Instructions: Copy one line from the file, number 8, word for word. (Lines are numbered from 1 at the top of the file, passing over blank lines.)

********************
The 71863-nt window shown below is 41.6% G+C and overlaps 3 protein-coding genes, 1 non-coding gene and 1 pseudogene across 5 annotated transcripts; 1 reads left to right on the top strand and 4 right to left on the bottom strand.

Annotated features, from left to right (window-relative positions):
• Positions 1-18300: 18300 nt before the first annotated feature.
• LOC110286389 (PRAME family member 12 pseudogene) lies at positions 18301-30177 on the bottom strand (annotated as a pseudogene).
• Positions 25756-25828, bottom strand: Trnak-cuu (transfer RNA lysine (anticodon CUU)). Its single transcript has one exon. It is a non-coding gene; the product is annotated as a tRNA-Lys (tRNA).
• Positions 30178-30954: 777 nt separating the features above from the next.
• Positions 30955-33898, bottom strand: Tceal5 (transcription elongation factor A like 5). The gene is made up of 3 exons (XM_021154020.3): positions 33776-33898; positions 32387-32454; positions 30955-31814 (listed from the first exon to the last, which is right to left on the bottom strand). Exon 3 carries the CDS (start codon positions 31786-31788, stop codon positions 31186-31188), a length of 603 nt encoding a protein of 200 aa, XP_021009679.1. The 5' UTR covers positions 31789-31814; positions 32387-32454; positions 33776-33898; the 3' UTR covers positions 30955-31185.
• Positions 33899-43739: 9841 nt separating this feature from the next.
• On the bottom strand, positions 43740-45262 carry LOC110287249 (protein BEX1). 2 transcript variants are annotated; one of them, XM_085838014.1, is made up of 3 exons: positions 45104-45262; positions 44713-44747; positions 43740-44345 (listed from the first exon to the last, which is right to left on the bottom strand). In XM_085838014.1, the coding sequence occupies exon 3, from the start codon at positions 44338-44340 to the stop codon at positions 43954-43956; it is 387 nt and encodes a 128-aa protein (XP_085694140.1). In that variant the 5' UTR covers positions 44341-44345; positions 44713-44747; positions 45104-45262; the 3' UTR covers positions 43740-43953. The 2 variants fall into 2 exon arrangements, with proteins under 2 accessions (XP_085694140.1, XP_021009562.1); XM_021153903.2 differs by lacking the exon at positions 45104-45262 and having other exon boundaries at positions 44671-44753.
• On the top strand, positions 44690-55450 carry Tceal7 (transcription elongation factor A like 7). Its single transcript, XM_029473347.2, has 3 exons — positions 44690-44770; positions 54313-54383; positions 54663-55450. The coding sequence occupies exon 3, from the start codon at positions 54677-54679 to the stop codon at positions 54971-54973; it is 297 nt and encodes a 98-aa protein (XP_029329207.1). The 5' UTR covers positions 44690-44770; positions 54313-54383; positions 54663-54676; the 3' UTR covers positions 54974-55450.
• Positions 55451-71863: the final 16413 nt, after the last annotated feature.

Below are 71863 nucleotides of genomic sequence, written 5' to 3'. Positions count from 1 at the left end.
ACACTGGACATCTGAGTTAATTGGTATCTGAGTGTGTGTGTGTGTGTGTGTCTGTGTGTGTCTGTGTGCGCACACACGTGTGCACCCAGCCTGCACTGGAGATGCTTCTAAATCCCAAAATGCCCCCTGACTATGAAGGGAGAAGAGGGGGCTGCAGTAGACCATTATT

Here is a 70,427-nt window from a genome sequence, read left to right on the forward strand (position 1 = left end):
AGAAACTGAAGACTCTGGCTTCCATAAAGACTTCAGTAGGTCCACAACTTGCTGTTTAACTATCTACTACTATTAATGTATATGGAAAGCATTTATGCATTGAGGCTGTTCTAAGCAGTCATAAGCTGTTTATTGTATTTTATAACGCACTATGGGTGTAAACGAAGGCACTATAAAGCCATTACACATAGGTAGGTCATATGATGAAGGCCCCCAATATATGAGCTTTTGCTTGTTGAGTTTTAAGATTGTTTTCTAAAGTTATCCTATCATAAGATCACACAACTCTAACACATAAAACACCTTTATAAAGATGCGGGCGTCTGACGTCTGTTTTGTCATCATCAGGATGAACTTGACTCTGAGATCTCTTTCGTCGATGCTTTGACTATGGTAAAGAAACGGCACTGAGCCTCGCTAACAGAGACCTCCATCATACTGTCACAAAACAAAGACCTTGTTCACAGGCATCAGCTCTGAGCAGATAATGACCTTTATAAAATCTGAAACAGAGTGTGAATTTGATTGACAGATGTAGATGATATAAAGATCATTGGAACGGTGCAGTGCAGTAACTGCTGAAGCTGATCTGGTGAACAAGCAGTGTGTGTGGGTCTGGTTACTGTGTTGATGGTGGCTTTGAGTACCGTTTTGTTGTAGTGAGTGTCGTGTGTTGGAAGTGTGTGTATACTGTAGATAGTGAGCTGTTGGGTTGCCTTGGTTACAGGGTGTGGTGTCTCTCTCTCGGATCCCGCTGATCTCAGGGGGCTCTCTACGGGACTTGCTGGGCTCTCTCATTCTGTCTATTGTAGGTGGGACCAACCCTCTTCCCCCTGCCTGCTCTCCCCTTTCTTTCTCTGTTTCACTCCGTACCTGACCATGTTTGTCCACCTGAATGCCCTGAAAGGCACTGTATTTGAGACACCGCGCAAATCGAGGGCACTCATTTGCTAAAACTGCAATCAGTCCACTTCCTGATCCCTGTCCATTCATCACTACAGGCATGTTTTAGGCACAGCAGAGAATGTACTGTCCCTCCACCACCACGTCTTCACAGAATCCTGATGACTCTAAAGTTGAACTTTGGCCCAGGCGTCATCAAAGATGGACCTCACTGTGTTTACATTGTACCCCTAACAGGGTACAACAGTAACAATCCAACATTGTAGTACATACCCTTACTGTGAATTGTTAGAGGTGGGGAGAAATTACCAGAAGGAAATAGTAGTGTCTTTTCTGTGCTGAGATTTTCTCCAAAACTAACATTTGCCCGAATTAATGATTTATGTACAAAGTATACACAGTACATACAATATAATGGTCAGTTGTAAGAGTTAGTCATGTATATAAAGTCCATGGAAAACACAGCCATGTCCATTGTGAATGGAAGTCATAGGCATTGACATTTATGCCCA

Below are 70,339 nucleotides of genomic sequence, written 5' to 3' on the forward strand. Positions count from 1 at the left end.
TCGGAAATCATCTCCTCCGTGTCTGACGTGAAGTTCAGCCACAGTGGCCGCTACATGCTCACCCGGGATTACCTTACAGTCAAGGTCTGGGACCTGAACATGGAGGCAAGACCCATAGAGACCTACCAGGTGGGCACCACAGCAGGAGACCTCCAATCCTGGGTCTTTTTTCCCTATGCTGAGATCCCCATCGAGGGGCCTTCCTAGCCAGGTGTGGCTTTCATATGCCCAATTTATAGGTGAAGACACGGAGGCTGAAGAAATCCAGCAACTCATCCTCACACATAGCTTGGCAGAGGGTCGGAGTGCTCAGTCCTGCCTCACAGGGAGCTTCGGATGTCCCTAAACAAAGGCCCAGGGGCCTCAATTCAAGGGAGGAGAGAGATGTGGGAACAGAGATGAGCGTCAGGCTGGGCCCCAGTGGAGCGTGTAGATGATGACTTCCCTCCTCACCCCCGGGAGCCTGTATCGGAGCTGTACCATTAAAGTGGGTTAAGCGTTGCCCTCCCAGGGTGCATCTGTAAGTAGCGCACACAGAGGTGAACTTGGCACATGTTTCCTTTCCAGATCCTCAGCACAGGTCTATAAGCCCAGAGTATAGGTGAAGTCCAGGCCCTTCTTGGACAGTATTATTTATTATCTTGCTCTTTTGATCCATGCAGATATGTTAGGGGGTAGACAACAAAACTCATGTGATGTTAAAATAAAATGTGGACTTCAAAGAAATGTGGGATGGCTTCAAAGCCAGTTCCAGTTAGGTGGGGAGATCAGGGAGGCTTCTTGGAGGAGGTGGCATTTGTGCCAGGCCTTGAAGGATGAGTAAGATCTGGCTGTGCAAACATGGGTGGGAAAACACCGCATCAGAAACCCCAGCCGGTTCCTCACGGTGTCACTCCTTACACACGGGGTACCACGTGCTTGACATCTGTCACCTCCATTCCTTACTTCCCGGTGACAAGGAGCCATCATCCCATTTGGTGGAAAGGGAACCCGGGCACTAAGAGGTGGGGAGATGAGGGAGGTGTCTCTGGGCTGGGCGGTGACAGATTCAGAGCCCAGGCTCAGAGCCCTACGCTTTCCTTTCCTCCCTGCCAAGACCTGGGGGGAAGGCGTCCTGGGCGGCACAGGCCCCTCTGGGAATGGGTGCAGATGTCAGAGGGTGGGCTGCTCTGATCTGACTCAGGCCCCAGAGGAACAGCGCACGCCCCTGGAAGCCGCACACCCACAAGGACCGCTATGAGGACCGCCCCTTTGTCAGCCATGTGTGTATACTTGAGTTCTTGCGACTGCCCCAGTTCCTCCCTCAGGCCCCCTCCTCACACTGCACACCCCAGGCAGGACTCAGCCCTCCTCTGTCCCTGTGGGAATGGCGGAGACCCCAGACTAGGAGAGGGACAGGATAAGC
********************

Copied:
• Positions 33899-43739: 9841 nt separating this feature from the next.